Bimbo Bakeries* $17,783.30
  • Earth Grains
DelMonte $14,400.28
  • DelMonte brand organic pickles
  • DelMonte brand organic canned tomato products
  • Fruit Naturals
Hershey $8,440.28
  • Dagoba
Cargill $5424.94
  • White Wave/Silk
  • Horizon
  • Organic Cow of Vermont
Campbell Soup Co. $5,340.56
  • V8 Organic
  • Prego Organic
  • Swanson’s Organic
  • Pace Organic
  • Campbell’s Organic
  • Bolthouse Farms
McCormick $5,302.10
  • McCormick Organic Spices

To be honest, I was surprised by many of the brands parent companies.  I just bought an Honest Tea the other day, but now I don’t know how honest that brand is.  Call me naive, but I thought that those producing organic products would support Prop 37.  Big business has proven me wrong again.

Here’s my advice and plan, which many others are doing as well:

Don’t buy any of these brands.

The Best Way to Cook Sweet Potatoes

22 Jul

Okay, I’m going to call this a recipe. But in reality, it is so simple that it does not quite meet recipe status.

What is the best way to cook sweet potatoes? It’s super easy!! Sweet potatoes are already so delicious that they really take little work.

Just bake the sweet potatoes in the oven!


Simple steps (for those of you learning to cook as I am):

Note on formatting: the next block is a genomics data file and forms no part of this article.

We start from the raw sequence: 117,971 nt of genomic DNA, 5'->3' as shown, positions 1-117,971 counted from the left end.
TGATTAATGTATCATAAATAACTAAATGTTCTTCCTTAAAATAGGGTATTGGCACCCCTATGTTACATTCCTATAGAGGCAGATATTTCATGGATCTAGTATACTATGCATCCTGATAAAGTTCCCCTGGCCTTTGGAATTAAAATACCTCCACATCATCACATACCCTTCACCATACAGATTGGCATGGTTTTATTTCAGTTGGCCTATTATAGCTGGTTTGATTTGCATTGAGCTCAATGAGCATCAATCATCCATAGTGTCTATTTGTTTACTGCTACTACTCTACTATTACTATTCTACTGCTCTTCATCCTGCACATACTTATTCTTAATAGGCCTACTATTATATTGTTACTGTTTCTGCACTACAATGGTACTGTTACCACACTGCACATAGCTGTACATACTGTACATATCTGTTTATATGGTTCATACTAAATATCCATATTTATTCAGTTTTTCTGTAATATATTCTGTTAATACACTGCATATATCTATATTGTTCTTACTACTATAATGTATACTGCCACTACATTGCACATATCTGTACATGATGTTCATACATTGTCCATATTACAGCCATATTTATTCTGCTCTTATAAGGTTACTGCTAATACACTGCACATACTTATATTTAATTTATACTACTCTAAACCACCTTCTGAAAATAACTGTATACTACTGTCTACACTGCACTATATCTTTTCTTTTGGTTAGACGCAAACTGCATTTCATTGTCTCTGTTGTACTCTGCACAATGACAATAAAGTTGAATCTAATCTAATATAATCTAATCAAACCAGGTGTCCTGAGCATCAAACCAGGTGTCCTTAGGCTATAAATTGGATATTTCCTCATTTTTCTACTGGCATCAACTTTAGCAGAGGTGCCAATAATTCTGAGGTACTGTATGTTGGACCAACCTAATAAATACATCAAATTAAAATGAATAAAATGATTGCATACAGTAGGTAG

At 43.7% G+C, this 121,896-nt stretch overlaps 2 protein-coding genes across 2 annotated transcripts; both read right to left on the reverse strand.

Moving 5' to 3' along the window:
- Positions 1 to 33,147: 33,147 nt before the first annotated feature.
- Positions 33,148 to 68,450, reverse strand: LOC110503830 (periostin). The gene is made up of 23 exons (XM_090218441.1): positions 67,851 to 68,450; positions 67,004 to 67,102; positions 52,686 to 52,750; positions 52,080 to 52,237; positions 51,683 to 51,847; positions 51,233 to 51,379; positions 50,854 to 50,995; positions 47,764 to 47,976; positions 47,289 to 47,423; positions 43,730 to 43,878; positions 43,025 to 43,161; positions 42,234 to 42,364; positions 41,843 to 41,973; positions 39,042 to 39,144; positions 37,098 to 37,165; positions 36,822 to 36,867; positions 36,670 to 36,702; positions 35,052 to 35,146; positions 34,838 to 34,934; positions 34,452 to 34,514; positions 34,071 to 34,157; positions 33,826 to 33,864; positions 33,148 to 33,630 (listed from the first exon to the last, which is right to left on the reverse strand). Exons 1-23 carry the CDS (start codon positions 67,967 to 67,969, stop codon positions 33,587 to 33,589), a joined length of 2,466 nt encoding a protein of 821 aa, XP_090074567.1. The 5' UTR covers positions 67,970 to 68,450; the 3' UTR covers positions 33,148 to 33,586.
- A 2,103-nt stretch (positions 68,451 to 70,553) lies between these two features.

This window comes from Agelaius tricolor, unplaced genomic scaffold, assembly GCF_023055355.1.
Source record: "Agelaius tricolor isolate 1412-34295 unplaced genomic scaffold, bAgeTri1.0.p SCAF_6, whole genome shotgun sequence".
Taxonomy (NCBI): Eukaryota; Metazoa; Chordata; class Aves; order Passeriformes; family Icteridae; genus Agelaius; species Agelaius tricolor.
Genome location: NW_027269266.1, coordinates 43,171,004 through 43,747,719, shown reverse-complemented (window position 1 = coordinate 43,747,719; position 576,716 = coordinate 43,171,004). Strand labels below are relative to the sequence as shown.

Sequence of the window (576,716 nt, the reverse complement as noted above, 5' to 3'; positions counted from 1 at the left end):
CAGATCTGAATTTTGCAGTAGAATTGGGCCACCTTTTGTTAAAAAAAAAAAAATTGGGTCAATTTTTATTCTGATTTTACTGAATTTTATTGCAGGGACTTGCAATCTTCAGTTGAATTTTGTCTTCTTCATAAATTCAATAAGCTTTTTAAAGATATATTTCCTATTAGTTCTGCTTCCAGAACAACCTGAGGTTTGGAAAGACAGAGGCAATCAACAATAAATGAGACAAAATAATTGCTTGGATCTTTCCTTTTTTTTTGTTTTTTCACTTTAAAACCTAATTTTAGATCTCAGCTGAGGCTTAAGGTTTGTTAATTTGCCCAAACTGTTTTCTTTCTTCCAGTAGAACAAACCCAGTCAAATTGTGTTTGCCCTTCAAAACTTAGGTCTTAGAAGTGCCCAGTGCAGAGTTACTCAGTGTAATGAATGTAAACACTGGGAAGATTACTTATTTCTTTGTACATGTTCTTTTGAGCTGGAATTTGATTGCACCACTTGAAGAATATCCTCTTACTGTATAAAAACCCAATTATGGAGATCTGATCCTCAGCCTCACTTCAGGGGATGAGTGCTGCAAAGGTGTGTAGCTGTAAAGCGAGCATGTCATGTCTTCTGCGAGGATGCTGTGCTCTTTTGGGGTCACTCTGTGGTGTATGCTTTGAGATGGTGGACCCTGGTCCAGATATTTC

1. Preheat the oven to 350 degrees
  2. Rinse the sweet potatoes and slice an inch slit in each one
  3. Wrap the sweet potatoes individually in foil
  4. Cook for about an hour, or until the potatoes feel soft
  5. Open them up, put some butter on them and enjoy!

Sorry there are no pictures, but next time I will add some to this post.  Enjoy nature’s perfectly sweet potatoes (and mash them up for baby!)

Organic Sweet Potatoes

21 Jul

Earlier I shared about how much more amazing organic potatoes tasted.  Our family got some organic sweet potatoes recently and noticed that they did also taste great.   We also noticed how they looked different as well.

Every sweet potato I had ever eaten was orange, but my first organic one was white. It was odd, but I didn’t look into it too much.

Then I ran across this absolutely wonderful, and simple, video of a little girl’s experiment:


This young girl made so many important discoveries. I just had to share!

One thing I must point out that she did not are considering the implications for future farming if organic produce was not available…look at the “regular” sweet potato–it didn’t even sprout! Red flag? I think so…

Organic Papaya Seeds

21 Jul

Ever since my sad discovery of my favorite salad dressing containing GMO papaya, I have been desperately seeking a replacement.  While I have experimented with a few decent alternatives, I still miss my papaya seed dressing.  It has come to the point where I need to begin making my own.

I found some great papaya from our local health food store, and can use that for now.  The ingredients on my former favorite seem simple enough to replicate, so I will give it a few chances and post my perfected recipe up here.